Welcome to The Short Fiction Review series here on UBR. This month I’m reviewing three very different pieces of short fiction by self-published and traditionally published writers.
Lamppost by Malcolm W. Keyes
Lamppost, a sci-fi novelette by Malcolm W. Keyes (a mysterious pseudonym of a published speculative fiction author), takes the reader on a thoughtful exploration of the human soul, a mind-blowing ride though the multiverse and, along the way, we get to blow up evil aliens.
This is the story of Jonah, a military starpilot who mentally fuses with his spacecraft to become a single entity. Exhausted from a career of battling universe-devouring machines, Jonah is burned out and must take drugs to fulfill his duties. Depressed and strung out, it is duty that gives Jonah his only reason for living. He is unable to form normal human relationships. Eventually, Jonah is ordered to seek counseling. With his counselor’s help, Jonah finally finds himself and connects with a childhood sweetheart, Ariel. In her he finds love and a new reason to live. Just when he is able to feel human
again, Jonah is ordered on the mission of a lifetime, a mission to save the universe.
Lamppost is Darkstar meets Top Gun with a little of The Last Starfighter thrown in. The writing is fast and clean, sophisticated and yet simple. It’s difficult to pigeon-hole this book, and that’s the way a good story should be. Lamppost by Malcolm W. Keyes gets 88 out of 99 cents.
If you’re a writer you’ve probably been there. You’ve written a short story, or even a collection of short stories, edited them and now you’re ready to sell them. And so the query process begins. As you search for agencies and publishers something quickly becomes apparent. No one wants short stories.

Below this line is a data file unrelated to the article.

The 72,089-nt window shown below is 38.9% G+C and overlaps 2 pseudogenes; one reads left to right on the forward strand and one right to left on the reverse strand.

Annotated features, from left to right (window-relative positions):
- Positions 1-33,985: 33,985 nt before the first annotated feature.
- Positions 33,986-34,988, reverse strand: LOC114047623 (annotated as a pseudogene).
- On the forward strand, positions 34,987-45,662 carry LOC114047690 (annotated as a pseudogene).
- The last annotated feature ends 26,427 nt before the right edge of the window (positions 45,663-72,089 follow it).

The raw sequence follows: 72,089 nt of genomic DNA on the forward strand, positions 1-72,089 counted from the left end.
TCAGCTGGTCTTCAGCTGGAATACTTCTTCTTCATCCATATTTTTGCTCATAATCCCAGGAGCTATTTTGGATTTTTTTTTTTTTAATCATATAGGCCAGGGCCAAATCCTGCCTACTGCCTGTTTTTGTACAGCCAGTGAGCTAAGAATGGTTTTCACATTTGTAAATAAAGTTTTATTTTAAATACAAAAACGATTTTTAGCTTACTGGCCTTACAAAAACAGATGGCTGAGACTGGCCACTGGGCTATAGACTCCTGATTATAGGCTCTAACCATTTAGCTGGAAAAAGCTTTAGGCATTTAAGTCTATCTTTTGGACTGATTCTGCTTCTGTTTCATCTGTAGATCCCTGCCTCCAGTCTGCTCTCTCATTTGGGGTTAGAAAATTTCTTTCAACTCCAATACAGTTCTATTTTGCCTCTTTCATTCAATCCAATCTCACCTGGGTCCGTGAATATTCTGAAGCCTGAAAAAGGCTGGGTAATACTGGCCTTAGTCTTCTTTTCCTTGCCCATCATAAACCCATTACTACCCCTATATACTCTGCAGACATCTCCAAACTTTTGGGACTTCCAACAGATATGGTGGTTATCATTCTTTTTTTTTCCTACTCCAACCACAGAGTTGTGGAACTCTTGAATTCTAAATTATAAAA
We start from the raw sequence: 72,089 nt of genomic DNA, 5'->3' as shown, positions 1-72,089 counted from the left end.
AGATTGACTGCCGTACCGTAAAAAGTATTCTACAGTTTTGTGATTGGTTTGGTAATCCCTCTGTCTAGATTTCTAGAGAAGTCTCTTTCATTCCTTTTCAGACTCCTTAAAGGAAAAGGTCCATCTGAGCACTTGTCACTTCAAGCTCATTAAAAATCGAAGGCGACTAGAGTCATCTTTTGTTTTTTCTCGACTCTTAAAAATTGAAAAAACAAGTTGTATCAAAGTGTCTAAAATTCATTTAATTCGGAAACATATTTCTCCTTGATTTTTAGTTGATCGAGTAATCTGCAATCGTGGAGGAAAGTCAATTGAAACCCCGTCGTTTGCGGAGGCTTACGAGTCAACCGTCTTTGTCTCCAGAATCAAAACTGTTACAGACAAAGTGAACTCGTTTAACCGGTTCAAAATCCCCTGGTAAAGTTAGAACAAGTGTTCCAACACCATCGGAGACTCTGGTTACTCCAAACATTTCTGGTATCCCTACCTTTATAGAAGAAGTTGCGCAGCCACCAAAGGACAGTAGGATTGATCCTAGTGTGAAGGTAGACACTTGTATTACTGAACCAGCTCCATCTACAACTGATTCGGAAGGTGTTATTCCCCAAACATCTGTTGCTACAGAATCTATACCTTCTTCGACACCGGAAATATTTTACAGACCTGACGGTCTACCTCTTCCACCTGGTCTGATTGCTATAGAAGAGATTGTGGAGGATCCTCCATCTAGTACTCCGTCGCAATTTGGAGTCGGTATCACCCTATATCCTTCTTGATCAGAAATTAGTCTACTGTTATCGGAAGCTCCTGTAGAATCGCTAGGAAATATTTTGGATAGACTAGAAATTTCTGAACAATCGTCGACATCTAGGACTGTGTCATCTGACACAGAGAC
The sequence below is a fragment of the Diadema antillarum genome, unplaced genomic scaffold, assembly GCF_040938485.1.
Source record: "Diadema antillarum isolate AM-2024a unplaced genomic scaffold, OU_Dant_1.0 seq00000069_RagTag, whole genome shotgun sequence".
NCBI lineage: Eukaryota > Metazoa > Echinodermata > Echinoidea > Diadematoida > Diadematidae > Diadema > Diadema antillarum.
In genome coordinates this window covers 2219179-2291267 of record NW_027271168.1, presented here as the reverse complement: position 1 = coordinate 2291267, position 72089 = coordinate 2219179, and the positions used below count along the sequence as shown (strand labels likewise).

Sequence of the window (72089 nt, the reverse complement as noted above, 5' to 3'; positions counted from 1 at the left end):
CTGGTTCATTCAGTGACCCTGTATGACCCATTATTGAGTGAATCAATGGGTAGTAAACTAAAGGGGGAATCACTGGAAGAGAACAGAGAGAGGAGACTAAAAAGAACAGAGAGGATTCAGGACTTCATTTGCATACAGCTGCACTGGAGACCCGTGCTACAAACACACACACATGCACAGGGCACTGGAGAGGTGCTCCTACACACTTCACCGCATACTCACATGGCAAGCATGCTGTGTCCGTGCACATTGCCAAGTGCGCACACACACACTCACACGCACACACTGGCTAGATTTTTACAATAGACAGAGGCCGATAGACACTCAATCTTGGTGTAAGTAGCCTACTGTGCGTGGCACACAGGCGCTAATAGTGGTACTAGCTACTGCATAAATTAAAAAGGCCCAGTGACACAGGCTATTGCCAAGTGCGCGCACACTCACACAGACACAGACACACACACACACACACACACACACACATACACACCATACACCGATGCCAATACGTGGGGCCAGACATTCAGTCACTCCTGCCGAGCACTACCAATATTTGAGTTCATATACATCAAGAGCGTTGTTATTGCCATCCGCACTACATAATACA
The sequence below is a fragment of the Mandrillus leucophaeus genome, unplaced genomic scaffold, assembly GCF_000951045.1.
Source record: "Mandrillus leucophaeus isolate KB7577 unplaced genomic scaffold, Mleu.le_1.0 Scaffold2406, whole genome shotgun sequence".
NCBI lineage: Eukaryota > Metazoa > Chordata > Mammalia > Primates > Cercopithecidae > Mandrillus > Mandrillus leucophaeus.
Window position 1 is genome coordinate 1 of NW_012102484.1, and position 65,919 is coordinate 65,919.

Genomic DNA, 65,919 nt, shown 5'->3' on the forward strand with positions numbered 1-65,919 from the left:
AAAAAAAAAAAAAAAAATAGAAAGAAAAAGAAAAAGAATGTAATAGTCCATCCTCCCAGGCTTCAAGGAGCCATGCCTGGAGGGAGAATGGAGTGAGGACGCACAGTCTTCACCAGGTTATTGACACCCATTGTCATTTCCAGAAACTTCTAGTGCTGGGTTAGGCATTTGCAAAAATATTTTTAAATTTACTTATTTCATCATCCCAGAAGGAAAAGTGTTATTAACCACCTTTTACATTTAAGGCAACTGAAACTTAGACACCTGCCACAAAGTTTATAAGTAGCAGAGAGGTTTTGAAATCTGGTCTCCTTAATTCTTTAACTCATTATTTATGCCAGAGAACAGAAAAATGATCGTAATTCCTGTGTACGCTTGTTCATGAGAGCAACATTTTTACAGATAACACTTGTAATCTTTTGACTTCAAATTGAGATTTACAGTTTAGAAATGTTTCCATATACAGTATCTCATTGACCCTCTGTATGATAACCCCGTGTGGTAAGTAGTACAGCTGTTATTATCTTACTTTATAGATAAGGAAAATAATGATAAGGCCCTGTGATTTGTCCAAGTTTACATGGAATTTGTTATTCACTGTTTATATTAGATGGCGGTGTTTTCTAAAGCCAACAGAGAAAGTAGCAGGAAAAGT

Many publishers and agents won’t accept or represent short fiction. Why? The word is
that short fiction doesn’t make money. The economy has taken a toll on the forums that still widely publish short fiction, like magazines and university literary reviews. These types of publications are quickly becoming scarce. Oh sure, there are still plenty of writing contests for short fiction, but getting published is hit or miss depending on what the judges are looking for. Often, writing contests have themes that exclude broad swaths of fiction. Bottom line, it’s tough, and getting tougher, to get your short fiction published through traditional means.
From flash fiction to novellas, short fiction is how writers cut their teeth and learn their craft. Short fiction is the mother’s milk of creative writing, the seed corn of literary greatness. Without short stories there can be no fiction. It deserves a little respect.
There is one place that short fiction is still alive and well – the endless shelves of
places like Amazon, Smashswords and other e-publishing sites. Short stories, serialized short stories, novelettes, novellas, and flash fiction of every stripe thrive in the e-publishing universe. In the digital domain there is a glorious explosion of little books from people with big ideas. This is the literary marketplace at its finest, a roaring throng of endless humanity hawking their wares, trying to get someone, anyone, to notice their books. I noticed.
Over the past few months I delved into the endless expanse of short fiction e-books. Some of it is good, a lot of it is bad, and some of it is bizarre. I found hundreds of self-published books by different authors with almost identical covers. I saw books with covers featuring the identical photo of the author. I had no idea there was so much erotica for women. I saw novellas by established authors like Dean Koontz and Karen Slaughter. And, of course, there were tens of thousands of free short fiction books with a lone five-star review. Yes, short fiction is alive and well. I think it’s time it gets the credit it deserves.
Over the next three months I will be reviewing short fiction and nothing but short
fiction from a variety of genres. I want to highlight the amazing work, and maybe not so amazing work, from aspiring and established authors across the world. Since this type of fiction is, well, short, I’m going to be writing more than one review per blog post. My first installment will be this Monday. I hope you will join me.